To many of us, building a house of ice doesn’t sound too good. One might wake up from a good night’s sleep to see it melted. All these things don’t matter to Eskimos, who live in north Canada, Greenland and Alaska. They build igloos or houses of ice knowing that they will not melt. At least, not till winter passes by. The reason is that the walls are made in a special way so that they become rock hard.
Building an igloo takes about a couple of hours. It is made in the shape of a dome. First, they cut a trench or pit. It is about 1.5 metres long and 50 centimetres deep in the snow. Then they cut blocks of snow from the trench and place it around the trench in a circle. These blocks are shaped in such a way that they lean inward when one is kept on the other. Their edges are trimmed so that the circumference slowly reduces, forming a dome-shaped structure. The blocks are cut from the inside of the house as the man works. Then a big block, which is wider than the rest, is put on top. All the cracks are filled with soft snow.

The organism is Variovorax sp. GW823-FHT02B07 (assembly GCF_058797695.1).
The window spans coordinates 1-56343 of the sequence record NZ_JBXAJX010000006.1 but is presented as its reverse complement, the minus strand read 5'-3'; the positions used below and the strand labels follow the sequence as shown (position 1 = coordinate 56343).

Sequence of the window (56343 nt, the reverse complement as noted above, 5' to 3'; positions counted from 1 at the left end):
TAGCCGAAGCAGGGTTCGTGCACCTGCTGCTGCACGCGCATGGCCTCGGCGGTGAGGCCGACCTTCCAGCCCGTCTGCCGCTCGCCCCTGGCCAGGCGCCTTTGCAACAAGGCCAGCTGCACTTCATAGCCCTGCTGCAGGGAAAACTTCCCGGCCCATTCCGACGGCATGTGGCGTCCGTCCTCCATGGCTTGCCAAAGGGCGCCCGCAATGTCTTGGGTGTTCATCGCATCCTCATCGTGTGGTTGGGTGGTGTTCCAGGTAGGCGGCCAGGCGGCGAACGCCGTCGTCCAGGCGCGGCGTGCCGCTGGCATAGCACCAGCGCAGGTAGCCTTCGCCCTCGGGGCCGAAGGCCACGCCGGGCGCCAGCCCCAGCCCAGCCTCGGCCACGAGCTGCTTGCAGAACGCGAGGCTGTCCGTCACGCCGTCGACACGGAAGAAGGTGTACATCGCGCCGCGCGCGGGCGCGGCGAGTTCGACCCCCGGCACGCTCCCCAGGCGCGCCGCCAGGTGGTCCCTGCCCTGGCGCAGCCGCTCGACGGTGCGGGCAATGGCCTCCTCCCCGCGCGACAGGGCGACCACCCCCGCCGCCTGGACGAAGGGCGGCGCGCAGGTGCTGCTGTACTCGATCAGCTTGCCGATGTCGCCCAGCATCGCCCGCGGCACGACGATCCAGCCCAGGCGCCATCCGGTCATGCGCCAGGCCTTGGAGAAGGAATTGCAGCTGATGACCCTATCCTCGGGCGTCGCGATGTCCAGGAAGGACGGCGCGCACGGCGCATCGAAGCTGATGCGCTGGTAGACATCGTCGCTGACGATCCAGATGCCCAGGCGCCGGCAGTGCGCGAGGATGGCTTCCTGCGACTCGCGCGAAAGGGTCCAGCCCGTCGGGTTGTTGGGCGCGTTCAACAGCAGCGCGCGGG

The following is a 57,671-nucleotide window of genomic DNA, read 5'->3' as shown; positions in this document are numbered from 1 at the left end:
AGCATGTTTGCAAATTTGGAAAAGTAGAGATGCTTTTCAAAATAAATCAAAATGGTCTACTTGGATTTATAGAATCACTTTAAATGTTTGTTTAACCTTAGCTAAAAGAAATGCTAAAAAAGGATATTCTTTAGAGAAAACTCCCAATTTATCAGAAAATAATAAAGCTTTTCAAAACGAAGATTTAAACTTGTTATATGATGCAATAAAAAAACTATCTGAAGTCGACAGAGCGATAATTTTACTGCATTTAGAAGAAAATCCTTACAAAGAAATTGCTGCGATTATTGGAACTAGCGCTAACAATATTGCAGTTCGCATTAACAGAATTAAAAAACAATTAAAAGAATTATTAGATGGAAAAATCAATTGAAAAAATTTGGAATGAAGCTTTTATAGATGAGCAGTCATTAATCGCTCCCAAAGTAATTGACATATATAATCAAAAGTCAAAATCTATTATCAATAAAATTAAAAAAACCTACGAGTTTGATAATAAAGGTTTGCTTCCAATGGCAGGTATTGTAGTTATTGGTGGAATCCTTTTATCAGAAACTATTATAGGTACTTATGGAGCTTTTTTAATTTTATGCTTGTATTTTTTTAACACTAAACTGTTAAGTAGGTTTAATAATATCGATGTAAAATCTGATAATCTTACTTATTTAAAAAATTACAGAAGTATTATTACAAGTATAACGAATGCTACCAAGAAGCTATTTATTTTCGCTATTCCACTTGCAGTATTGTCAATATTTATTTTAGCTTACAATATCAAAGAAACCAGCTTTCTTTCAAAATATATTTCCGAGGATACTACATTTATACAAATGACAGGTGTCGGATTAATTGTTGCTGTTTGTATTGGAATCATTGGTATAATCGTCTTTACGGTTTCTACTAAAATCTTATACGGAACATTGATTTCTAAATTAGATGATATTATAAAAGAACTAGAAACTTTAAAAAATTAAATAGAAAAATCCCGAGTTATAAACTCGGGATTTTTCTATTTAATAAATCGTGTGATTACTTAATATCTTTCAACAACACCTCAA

After the main structure has been built, the woman gets into the house and lights a lamp. She lets it burn till it is really hot. Then she closes the door with a block of ice making the structure airtight. This way the lamp’s heat is trapped inside and the snow begins to melt. But, because the dome’s roof is curved, it does not drip. Instead, it gradually soaks into the blocks so that they become wet.
When the blocks are sufficiently wet, she puts out the lamp and opens the door, letting in a gush of cold air. This draught of biting cold air freezes the melting snow and the fragile structure made of ice blocks becomes a strong dome of ice. It becomes so strong that a polar bear can crawl on it without breaking it.